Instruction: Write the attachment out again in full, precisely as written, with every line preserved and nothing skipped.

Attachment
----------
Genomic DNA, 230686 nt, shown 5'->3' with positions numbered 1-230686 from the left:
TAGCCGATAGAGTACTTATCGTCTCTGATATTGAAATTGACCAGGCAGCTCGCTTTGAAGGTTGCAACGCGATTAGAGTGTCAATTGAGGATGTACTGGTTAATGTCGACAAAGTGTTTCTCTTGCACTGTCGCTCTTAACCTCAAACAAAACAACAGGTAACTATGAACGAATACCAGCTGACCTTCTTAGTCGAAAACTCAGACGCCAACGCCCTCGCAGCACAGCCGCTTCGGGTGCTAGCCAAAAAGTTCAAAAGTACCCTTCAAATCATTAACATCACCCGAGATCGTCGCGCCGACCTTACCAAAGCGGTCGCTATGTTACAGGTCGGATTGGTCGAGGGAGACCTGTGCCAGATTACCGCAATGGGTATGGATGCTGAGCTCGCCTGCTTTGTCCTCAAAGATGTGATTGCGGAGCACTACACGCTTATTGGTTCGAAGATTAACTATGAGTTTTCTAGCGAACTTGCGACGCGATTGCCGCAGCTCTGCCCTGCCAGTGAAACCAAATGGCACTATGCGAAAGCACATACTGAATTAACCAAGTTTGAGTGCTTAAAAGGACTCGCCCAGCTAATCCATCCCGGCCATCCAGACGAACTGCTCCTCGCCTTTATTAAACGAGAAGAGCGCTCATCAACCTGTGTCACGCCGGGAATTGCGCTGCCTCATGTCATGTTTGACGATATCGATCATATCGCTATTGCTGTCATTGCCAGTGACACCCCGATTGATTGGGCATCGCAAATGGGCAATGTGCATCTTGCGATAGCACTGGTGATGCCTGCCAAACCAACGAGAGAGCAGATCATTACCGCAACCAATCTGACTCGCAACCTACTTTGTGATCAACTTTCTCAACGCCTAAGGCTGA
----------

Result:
Genomic DNA, 230686 nt, shown 5'->3' with positions numbered 1-230686 from the left:
TAGCCGATAGAGTACTTATCGTCTCTGATATTGAAATTGACCAGGCAGCTCGCTTTGAAGGTTGCAACGCGATTAGAGTGTCAATTGAGGATGTACTGGTTAATGTCGACAAAGTGTTTCTCTTGCACTGTCGCTCTTAACCTCAAACAAAACAACAGGTAACTATGAACGAATACCAGCTGACCTTCTTAGTCGAAAACTCAGACGCCAACGCCCTCGCAGCACAGCCGCTTCGGGTGCTAGCCAAAAAGTTCAAAAGTACCCTTCAAATCATTAACATCACCCGAGATCGTCGCGCCGACCTTACCAAAGCGGTCGCTATGTTACAGGTCGGATTGGTCGAGGGAGACCTGTGCCAGATTACCGCAATGGGTATGGATGCTGAGCTCGCCTGCTTTGTCCTCAAAGATGTGATTGCGGAGCACTACACGCTTATTGGTTCGAAGATTAACTATGAGTTTTCTAGCGAACTTGCGACGCGATTGCCGCAGCTCTGCCCTGCCAGTGAAACCAAATGGCACTATGCGAAAGCACATACTGAATTAACCAAGTTTGAGTGCTTAAAAGGACTCGCCCAGCTAATCCATCCCGGCCATCCAGACGAACTGCTCCTCGCCTTTATTAAACGAGAAGAGCGCTCATCAACCTGTGTCACGCCGGGAATTGCGCTGCCTCATGTCATGTTTGACGATATCGATCATATCGCTATTGCTGTCATTGCCAGTGACACCCCGATTGATTGGGCATCGCAAATGGGCAATGTGCATCTTGCGATAGCACTGGTGATGCCTGCCAAACCAACGAGAGAGCAGATCATTACCGCAACCAATCTGACTCGCAACCTACTTTGTGATCAACTTTCTCAACGCCTAAGGCTGA